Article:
Central Institute of Labour

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Центральный институт труда Logo

The Central Institute of Labour (CIT) (Russian: Центральный институт труда) was an organisation set up in Moscow for the study of work.

It was founded by Aleksei Gastev in 1920. Nikolai Bernstein was involved in scientific research there. It was located in a building of the Russian neoclassical revival at 24 Petrovka. CIT setup Ustanovka as a social enterprise which had a contract with the Commissariat of Labour.[1]

24 Petrovka

The theatre critic Ippolit Sokolov became involved with the institute when he set out to develop "industrial gymnastics" based on the Delsarte method.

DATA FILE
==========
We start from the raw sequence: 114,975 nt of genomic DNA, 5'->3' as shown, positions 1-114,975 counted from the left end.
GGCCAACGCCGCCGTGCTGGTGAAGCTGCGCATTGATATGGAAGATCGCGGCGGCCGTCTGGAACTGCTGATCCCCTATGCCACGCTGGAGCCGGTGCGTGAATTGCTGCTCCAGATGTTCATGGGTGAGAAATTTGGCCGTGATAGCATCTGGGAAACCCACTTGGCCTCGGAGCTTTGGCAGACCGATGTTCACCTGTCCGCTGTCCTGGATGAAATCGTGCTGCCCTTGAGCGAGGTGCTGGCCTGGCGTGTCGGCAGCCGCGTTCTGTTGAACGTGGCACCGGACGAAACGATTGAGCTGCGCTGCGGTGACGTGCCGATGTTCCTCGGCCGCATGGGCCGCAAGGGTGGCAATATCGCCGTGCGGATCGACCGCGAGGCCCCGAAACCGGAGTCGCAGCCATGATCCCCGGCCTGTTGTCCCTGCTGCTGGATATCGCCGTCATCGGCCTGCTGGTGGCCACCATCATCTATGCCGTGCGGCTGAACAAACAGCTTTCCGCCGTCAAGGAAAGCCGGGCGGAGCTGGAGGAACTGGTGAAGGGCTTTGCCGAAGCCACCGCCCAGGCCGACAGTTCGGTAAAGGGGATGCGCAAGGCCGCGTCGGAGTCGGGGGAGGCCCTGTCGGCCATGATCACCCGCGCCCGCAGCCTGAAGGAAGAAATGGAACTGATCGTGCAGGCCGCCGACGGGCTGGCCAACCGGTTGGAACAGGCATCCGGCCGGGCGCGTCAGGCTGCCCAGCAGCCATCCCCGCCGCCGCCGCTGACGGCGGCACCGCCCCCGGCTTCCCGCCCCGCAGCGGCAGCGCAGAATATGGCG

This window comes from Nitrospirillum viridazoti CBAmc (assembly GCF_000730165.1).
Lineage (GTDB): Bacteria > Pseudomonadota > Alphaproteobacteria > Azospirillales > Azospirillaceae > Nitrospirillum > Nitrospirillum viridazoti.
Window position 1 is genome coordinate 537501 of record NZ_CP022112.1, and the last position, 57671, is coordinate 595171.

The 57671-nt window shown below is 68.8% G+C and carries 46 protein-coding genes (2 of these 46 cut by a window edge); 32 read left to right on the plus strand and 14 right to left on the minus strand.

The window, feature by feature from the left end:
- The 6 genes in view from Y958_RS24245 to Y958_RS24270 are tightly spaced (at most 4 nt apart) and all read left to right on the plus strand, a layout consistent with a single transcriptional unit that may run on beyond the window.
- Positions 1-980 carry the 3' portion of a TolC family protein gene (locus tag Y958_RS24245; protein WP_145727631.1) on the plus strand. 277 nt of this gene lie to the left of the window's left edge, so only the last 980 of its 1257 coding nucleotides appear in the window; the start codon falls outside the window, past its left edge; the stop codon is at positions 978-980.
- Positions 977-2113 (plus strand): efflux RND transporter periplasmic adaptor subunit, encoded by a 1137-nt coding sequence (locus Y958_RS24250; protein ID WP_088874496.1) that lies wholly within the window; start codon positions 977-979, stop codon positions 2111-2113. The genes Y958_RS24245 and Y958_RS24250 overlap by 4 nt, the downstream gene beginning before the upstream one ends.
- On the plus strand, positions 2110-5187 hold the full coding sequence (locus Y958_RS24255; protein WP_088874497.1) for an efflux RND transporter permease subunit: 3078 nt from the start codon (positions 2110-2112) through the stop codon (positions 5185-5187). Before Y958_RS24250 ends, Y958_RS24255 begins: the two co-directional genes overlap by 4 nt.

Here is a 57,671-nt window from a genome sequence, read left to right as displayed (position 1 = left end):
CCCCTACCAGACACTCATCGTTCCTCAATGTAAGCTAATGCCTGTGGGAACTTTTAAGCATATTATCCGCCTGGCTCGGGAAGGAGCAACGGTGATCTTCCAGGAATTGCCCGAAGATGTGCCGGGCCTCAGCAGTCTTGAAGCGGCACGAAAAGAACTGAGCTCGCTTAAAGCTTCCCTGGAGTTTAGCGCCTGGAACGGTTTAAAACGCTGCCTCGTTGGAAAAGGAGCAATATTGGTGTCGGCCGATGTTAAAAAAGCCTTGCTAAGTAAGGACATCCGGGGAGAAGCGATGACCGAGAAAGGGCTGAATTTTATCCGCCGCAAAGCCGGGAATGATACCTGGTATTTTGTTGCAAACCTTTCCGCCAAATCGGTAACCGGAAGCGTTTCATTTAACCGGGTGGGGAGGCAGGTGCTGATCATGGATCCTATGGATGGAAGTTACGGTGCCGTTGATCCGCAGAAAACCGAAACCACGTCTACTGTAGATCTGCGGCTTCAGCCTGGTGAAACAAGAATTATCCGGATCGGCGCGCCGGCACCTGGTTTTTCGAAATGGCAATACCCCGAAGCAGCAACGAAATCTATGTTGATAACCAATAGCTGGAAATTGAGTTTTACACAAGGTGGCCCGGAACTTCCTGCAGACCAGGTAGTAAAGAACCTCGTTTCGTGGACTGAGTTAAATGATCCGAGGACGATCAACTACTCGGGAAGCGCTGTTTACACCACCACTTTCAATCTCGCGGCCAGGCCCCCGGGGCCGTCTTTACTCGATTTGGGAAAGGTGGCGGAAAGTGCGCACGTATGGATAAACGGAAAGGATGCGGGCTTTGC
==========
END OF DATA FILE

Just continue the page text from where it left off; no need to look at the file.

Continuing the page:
Isaak Spilrein led a splinter group which did not accept Gastev's Taylorism, but rather embraced the psychotechnics of Harvard psychologist Hugo Münsterberg. Vygotsky described psychotechnics as "the scientific theory which would lead to the seizure and subordination of the mind, to the artificial control of behavior."[2]

After Gastev's arrest in 1938 the CIT was transformed in Orgaviaprom.[3]


  1. ^ Rosenberg, William G. & Siegelbaum, Lewis H. (1967), Social dimensions of Soviet industrialization, Oxford: Pergamon Press
  2. ^ Wolfe, Ross. "The ultra-Taylorist Soviet utopianism of Aleksei Gastev".
  3. ^ Khristenko V. B., Viktor; Reus, A. G.; Zinchenko, A. P. (2014). Methodological School of Management. London: Bloomsbury. ISBN 9781472910295.